In 1963, when Joan Baez performed “We Shall Overcome” during MLK’s March on Washington, she solidified herself as not only an icon of American folk music, but also staked her place as one of the most vocal and involved advocates of civil rights in recent music history. But that was 52 years ago. Quite a lot can change in that sort of time. Bob Dylan, her ex-lover and frequent collaborator, has seen his distinctive nasal vocal style shrivel into a husky smoker’s drawl.
So when Baez stepped onto stage, guitar in hand, with her neatly trimmed white hair, I began to worry. Had her revolutionary spirit been tamed? Had she followed lockstep with her generation, eschewing the radicalism of youth for the quiet conservatism of old age?
As soon as she began with “Hickory Wind,” I immediately knew how misplaced my fears had been. With a commanding voice and considerable aptitude on her guitar, Baez dazzled the mostly-grayed audience at the Charleston Music Hall. Perhaps many of them had seen her back in her heyday. After finishing her first song, especially dedicated to her South Carolina audience, she opened up with some thoughts on politics. “Someone said ‘there’s a special place in hell for women who don’t help each other,’” she mused, referring to comments made by Madeleine Albright endorsing Hillary Clinton. “Well, I hope they have air conditioning,” she continued, throwing her support behind left candidate Bernie Sanders to enthusiastic cheers from the audience.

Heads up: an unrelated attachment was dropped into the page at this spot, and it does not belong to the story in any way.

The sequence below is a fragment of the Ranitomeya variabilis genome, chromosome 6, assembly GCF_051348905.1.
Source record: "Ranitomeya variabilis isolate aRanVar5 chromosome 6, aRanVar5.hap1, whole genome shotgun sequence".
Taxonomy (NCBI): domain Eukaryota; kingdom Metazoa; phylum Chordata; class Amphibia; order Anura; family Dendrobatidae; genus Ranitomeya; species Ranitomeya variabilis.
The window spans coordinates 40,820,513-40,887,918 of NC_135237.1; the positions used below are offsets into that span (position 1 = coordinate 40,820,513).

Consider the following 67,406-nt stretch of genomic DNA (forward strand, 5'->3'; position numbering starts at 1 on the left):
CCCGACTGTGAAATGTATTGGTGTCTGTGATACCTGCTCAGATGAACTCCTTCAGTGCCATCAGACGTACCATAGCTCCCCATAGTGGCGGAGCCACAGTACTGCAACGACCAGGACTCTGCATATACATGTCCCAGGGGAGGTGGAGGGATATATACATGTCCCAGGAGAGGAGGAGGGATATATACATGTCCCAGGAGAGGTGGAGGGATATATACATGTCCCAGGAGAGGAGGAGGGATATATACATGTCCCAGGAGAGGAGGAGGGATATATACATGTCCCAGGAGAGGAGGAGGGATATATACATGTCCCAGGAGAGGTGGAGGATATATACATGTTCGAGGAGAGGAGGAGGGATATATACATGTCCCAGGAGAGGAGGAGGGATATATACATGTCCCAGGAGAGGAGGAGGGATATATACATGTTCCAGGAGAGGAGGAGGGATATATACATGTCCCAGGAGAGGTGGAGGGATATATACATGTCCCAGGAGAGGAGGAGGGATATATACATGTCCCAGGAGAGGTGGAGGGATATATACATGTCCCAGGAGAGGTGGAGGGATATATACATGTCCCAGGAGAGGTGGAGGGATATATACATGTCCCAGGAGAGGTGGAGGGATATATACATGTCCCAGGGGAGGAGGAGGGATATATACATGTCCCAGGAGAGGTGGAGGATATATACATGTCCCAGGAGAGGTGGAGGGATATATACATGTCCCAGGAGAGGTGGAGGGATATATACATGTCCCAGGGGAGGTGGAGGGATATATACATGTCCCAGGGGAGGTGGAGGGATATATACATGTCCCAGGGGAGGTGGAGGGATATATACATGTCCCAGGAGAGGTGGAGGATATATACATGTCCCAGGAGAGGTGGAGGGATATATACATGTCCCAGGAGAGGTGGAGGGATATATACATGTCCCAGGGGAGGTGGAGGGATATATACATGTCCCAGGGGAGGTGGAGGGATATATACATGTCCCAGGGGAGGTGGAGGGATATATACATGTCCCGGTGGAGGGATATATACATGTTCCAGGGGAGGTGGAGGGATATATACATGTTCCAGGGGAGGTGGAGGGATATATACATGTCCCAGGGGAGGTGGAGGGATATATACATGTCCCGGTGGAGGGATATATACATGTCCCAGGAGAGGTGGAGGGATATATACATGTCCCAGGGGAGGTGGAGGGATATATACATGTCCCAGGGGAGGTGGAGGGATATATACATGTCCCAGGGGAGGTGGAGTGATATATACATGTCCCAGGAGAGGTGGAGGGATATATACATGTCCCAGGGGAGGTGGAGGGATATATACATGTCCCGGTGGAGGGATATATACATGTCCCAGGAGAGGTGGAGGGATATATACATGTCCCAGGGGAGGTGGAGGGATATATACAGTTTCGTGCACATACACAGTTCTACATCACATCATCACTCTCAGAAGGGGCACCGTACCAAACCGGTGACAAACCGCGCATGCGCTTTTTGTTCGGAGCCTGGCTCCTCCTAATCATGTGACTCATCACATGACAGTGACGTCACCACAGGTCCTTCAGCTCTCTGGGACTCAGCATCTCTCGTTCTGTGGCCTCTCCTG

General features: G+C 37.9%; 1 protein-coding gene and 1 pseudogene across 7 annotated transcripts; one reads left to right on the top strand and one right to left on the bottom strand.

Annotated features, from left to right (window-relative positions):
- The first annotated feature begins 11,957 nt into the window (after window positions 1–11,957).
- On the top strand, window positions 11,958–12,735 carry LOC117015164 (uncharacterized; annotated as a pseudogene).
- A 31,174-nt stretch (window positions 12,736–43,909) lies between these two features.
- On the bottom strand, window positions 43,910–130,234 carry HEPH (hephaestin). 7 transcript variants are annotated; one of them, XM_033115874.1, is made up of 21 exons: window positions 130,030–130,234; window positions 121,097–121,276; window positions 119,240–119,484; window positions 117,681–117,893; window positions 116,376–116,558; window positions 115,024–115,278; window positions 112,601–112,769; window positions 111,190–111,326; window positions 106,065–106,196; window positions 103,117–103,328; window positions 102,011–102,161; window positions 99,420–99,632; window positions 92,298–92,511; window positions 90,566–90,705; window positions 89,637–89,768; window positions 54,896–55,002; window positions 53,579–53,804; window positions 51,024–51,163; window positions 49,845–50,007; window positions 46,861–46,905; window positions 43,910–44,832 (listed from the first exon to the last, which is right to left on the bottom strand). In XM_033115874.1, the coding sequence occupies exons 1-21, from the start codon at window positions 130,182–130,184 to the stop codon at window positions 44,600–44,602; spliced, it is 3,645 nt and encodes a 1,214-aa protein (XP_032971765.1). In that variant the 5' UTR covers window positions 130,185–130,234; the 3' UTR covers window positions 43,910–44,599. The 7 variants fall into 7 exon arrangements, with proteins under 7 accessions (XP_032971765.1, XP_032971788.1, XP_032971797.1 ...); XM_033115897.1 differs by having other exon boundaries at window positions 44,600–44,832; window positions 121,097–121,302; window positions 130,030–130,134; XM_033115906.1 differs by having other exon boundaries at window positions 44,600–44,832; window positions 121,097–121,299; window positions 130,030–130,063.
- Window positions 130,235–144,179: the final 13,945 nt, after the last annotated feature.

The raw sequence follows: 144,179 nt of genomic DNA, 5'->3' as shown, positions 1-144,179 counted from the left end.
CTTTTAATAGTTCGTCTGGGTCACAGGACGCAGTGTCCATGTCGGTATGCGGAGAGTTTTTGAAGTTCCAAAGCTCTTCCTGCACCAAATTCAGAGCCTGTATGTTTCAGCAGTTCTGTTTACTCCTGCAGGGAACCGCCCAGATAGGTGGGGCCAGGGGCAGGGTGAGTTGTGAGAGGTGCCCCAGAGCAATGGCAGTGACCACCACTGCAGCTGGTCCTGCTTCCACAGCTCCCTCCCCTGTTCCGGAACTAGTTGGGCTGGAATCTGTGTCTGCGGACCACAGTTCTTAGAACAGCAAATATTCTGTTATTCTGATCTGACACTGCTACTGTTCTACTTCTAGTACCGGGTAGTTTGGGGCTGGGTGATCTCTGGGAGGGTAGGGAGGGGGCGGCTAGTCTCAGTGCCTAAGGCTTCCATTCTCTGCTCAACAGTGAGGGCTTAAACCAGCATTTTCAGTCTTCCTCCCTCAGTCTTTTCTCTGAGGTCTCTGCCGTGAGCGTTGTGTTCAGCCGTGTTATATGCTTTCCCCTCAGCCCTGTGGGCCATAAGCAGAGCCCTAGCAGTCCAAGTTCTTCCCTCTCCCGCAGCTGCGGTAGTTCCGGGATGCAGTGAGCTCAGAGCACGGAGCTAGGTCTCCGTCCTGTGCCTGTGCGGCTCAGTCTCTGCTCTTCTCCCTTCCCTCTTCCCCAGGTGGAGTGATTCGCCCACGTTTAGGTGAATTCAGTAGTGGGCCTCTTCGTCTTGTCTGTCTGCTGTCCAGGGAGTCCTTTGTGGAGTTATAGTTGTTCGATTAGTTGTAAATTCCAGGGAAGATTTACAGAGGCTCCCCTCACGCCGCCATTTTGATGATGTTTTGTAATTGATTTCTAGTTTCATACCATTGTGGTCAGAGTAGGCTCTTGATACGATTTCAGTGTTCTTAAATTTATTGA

From that point on, the concert took on a palpably political tone. She covered such classics as Woody Guthrie’s “Deportees,” a protest song written in solidarity with immigrant workers and “Swing Low, Sweet Chariot,” which she claims to have learned in prison after being arrested for participation in an anti-war protest. Even less political songs, like her cover of Bob Dylan’s “It’s All Over Now, Baby Blue” and her own “Diamonds & Rust,”—a heartbreaking performance chronicling her breakup with Dylan—were punctuated with calls for nonviolent revolution and a more just society.
Baez, unlike so many of her generation, still holds to the kind of values and daring musical orientation that she herself was so crucial in developing. But after coming back onstage for two encore songs—John Lennon’s liberal anthem “Imagine” and “The Night They Drove Old Dixie Down,” she confided that she was tired and just wanted to sleep.
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